Gordons Pond Trail
Length: 2.65 miles one way
Great for: Walking, cycling
There are no arcades or pizza places on the boardwalk portion of the Gordons Pond Trail, which runs from Lewes to Rehoboth Beach. Instead, you can savor views of bald eagles, deer, heron, osprey and other birds. Though the boardwalk feels a world away from the tourist attractions in Rehoboth, cyclists can easily access the seaside version from the trailhead at Gordons Pond. Or you can stroll down the beach.
The Gordons Pond boardwalk, built to protect the dunes, boasts a design that keeps water from pooling. Fine gravel on other parts of the trail is friendly to bike tires. Cyclists will also appreciate the self-service stations on either end.
The trail is rife with places where you can savor nature, including an overlook platform not far from the parking lot. “The trail offers easy access to wildlife,” says professional photographer Kevin Fleming, a Lewes resident. For prime viewing he recommends visiting at sunrise or sunset. Photo-worthy subjects include the ocean, the pond, the wildlife and the concrete World War II towers.
Insect repellent, sunscreen and water are must-haves in warm weather. There’s a lot of marsh grass and wetlands. If you wander off the trail to snap a photo of a fox, check for ticks afterward—and beware of chiggers.
Putting up with the occasional insect or two is worth it. Consider the post that someone recently wrote on Bike Delaware’s Facebook page. “They said: ‘Is there a more beautiful trail anywhere else on the East Coast? I can’t think of one,’” says James Wilson, the organization’s executive director.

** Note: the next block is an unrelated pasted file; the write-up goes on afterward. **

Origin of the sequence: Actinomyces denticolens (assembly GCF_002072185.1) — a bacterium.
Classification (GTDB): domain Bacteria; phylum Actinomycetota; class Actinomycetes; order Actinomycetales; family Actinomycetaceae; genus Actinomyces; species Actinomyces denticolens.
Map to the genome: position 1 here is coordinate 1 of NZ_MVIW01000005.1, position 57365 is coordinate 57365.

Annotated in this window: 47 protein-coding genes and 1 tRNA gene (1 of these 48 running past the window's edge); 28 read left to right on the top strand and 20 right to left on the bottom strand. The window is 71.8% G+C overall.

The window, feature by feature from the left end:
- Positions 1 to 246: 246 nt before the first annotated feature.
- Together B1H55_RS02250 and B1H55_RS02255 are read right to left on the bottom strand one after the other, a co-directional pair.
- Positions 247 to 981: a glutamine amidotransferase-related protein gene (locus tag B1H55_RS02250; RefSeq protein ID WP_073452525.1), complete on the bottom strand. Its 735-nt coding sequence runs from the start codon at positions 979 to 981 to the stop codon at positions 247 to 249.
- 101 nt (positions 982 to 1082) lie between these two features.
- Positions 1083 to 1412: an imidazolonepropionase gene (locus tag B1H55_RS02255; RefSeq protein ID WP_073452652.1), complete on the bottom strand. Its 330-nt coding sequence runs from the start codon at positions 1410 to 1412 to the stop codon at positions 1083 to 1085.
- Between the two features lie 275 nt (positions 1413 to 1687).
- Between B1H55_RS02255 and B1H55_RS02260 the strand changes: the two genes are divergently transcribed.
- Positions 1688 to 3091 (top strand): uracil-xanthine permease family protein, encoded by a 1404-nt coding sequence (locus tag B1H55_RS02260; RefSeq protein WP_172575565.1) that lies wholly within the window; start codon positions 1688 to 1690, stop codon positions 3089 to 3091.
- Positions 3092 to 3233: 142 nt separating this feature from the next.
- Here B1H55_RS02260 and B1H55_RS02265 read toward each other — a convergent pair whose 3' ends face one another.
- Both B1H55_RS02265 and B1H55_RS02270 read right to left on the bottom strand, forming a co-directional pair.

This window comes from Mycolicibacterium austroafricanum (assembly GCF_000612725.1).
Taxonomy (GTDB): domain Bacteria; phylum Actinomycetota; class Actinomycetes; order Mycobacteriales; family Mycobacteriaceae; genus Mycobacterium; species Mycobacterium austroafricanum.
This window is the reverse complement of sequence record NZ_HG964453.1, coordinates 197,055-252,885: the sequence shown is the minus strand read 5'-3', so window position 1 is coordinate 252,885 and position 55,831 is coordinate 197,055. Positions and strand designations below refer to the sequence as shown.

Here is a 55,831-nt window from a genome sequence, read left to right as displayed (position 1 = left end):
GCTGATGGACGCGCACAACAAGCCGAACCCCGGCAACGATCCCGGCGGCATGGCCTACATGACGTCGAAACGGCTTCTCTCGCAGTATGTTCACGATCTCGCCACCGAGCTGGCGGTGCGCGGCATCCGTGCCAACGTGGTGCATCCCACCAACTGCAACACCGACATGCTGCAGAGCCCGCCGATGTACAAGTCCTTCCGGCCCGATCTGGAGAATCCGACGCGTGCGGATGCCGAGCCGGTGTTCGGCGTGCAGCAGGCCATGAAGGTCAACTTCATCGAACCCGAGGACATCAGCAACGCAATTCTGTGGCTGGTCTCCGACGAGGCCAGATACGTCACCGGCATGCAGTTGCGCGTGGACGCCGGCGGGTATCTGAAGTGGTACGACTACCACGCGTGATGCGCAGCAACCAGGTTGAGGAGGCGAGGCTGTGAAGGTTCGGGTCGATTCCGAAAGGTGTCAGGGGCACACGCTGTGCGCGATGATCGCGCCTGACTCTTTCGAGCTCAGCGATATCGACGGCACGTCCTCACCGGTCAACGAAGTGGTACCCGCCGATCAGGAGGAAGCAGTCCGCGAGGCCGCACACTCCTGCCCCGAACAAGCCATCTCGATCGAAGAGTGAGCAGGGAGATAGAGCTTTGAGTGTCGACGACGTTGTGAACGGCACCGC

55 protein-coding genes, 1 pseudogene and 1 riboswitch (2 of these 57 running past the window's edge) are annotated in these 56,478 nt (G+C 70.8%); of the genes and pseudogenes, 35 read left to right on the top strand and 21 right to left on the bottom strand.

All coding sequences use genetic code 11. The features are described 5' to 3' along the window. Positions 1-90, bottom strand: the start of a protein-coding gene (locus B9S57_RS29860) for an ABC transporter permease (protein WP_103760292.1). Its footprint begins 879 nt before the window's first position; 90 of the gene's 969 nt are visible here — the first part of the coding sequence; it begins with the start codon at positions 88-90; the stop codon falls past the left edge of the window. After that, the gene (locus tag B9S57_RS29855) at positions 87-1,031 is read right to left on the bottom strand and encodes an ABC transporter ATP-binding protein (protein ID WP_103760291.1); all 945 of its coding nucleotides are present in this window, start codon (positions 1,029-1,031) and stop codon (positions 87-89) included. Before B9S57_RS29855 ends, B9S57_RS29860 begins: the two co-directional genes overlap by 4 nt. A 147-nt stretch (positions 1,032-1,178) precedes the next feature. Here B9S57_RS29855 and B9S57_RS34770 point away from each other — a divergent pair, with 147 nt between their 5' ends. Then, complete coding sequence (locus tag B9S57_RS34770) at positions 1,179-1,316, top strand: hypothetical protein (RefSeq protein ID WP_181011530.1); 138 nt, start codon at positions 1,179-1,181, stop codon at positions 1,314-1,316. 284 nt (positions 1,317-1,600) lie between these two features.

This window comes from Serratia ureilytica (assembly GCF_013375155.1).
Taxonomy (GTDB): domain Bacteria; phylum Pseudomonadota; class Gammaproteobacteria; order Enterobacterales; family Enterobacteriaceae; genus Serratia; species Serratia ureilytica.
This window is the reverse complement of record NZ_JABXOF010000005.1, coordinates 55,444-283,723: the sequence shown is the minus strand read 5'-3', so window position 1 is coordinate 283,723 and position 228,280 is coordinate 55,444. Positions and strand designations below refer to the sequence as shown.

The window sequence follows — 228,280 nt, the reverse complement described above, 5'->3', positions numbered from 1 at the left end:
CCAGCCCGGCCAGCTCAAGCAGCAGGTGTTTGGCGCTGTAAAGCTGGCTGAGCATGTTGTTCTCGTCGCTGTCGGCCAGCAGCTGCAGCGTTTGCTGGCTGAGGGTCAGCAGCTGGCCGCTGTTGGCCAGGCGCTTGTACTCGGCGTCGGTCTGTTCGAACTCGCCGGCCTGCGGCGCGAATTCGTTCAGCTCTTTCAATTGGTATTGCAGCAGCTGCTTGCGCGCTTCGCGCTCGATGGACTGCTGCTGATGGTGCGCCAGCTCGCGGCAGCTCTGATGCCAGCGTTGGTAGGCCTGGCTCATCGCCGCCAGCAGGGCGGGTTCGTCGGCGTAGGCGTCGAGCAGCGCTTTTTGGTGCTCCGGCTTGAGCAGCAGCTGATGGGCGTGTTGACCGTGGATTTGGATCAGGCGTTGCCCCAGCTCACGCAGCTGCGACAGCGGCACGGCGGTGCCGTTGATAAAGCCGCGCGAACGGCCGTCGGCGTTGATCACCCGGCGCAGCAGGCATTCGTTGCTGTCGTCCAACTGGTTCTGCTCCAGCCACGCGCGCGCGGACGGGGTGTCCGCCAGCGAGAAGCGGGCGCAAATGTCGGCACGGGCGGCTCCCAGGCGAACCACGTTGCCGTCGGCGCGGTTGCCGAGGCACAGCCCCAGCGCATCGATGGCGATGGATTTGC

More ways to reach the beach
Opened in 2014, the Gordons Pond Trail links Cape Henlopen State Park’s Rehoboth parking lot to Herring Point on the Lewes side of the park. In Lewes, you can loop around the 3-mile Bike Loop Trail, which is also suitable for hikers, people with strollers and in-line skates.
The dunes of Cape Henlopen
At Herring Point, pop onto the 1.6-mile Walking Dunes Trail, made up of sand, crushed shells and pavement. It ends at the Great Dune. In spring, keep an eye out for pink lady’s slipper and beach heather. In summer, dodge the poison ivy that grows along the trail’s edge.
The park’s hiking-only Seaside Nature Trail in the park is an easy 0.6 miles over a flat, sandy surface. You’ll see the Delaware Bay, the Delaware Breakwater, the fishing pier and the lighthouses.